Fostering discussion on climate change risks

Weather related events have a huge impact on the global economy, and that cost is growing steadily. Over the last 40 years global insured losses from climate-related disasters have jumped from an annual USD 5 billion to approximately USD 60 billion in 2011.

Swiss Re believes that climate change will exacerbate the weather impacts we have seen in recent years and that action needs to be taken to reduce greenhouse gas emissions and prepare society for these increasing risks.

On Tuesday 21 August 2012, Swiss Re and The Climate Group hosted a media roundtable in New York City aimed at increasing awareness around climate related threats but also the solutions the insurance industry can offer to counter these.

Megan Linkin, Natural Hazards Expert, Swiss Re, said: "We are already vulnerable to the impacts of weather related natural catastrophes. There is evidence of that all around the world. We expect climate change to compound the problems we are already experiencing so the time to act is now."

Amy Davidsen, Executive Director, The Climate Group described the world as "being at a critical crossroads." She stated that by 2050 there are expected to be nine billion people on the planet with many of them at risk from climate related risks. She added: "Science tells us that to avoid the worst social and economic impacts we have to address climate change."

Swiss Re firmly believes that tackling climate change involves two fundamental approaches: mitigation and adaptation. Mitigation consists of reducing global carbon emissions in order to prevent further temperature increases around the world. However, even if all carbon emissions were stopped immediately, the world's climate would continue to change for a considerable time.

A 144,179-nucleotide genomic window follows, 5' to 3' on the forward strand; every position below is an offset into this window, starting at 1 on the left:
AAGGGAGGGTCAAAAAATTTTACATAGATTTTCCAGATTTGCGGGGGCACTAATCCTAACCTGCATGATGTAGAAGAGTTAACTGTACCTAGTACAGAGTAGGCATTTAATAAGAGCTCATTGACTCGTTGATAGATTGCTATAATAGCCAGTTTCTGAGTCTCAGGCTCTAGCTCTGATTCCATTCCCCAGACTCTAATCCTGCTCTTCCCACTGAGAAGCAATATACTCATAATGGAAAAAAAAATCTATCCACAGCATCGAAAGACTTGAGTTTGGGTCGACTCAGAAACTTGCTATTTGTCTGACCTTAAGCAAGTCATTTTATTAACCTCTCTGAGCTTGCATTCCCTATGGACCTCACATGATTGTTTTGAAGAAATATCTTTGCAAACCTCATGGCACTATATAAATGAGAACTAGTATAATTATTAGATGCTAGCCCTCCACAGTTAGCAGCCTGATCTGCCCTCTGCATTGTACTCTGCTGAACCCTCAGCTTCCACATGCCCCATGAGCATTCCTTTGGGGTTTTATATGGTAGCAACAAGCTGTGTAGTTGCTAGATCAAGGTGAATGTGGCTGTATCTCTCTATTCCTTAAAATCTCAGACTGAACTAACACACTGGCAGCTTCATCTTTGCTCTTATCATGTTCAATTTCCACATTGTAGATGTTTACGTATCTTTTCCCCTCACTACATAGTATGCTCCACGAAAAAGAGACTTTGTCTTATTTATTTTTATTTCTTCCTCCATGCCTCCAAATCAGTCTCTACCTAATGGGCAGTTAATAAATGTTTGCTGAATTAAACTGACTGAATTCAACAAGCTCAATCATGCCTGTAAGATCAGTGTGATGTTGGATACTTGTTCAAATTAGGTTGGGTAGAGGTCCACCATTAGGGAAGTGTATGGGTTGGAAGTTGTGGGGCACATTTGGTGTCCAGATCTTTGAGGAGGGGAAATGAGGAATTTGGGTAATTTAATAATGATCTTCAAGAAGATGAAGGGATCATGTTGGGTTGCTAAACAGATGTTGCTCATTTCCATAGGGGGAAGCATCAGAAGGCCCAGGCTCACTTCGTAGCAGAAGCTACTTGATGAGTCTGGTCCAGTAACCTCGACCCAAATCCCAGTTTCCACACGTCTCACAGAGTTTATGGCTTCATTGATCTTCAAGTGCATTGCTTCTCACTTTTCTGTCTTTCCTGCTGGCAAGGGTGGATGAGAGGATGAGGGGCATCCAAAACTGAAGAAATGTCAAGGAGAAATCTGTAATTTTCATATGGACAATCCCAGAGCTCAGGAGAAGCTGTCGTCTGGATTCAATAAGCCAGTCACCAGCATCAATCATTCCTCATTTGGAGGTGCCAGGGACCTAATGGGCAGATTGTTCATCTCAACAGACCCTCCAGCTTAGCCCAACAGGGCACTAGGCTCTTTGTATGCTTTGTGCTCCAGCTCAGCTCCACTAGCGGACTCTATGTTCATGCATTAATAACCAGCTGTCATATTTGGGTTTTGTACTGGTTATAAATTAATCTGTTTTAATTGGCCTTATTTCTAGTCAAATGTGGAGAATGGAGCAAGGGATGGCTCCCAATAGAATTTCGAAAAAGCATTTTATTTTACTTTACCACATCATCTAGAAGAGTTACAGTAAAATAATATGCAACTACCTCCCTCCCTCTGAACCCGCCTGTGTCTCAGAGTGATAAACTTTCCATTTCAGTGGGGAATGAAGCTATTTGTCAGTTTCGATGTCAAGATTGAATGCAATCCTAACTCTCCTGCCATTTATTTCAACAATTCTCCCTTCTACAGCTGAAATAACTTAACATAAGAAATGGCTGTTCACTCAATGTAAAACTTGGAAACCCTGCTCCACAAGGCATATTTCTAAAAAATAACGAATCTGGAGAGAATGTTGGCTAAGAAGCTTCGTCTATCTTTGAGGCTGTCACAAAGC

Mark Way, Head Sustainability for Swiss Re in the Americas said: "In almost all cases society picks up a large portion of the costs involved with climate related weather events. Over the last ten years about 53% of the loss in the developed world has been covered by insurance. In the developing world this figure is less than 7%. This underlines the need to expand the use of insurance to help manage climate risk and make society more resilient to severe weather."

Through its Global Partnerships unit Swiss Re offers innovative solutions that help communities better cope with floods, droughts and severe storms which will go a long way to helping them recover from extreme weather events and to preparing them for a future where these events are more common.

Nikhil da Victoria Lobo, Senior Client Manager with Swiss Re's Global Partnerships unit said: "When people have access to insurance they recover stronger and faster than people who don't. Our products cannot prevent climate change but they give people the financial security and breathing room to withstand the impact."

Published 23 August 2012

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